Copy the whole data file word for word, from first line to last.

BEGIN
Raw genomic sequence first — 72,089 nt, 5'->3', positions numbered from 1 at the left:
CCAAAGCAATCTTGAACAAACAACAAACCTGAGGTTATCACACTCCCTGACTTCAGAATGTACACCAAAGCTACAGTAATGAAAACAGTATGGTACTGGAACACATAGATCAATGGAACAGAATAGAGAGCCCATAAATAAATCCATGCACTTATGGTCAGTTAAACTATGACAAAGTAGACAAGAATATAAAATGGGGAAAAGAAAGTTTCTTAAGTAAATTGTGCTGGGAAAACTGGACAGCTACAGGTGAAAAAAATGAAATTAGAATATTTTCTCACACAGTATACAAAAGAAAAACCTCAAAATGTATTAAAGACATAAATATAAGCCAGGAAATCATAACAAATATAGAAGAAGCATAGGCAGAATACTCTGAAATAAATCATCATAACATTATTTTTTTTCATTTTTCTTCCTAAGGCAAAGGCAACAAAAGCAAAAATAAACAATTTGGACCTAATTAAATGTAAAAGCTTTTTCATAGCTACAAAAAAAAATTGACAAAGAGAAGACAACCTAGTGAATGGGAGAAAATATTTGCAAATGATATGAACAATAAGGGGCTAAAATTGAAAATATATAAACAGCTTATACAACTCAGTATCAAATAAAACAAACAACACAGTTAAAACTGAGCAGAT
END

Raw genomic sequence first — 72,089 nt, 5'->3', positions numbered from 1 at the left:
CCAAAGCAATCTTGAACAAACAACAAACCTGAGGTTATCACACTCCCTGACTTCAGAATGTACACCAAAGCTACAGTAATGAAAACAGTATGGTACTGGAACACATAGATCAATGGAACAGAATAGAGAGCCCATAAATAAATCCATGCACTTATGGTCAGTTAAACTATGACAAAGTAGACAAGAATATAAAATGGGGAAAAGAAAGTTTCTTAAGTAAATTGTGCTGGGAAAACTGGACAGCTACAGGTGAAAAAAATGAAATTAGAATATTTTCTCACACAGTATACAAAAGAAAAACCTCAAAATGTATTAAAGACATAAATATAAGCCAGGAAATCATAACAAATATAGAAGAAGCATAGGCAGAATACTCTGAAATAAATCATCATAACATTATTTTTTTTCATTTTTCTTCCTAAGGCAAAGGCAACAAAAGCAAAAATAAACAATTTGGACCTAATTAAATGTAAAAGCTTTTTCATAGCTACAAAAAAAAATTGACAAAGAGAAGACAACCTAGTGAATGGGAGAAAATATTTGCAAATGATATGAACAATAAGGGGCTAAAATTGAAAATATATAAACAGCTTATACAACTCAGTATCAAATAAAACAAACAACACAGTTAAAACTGAGCAGAT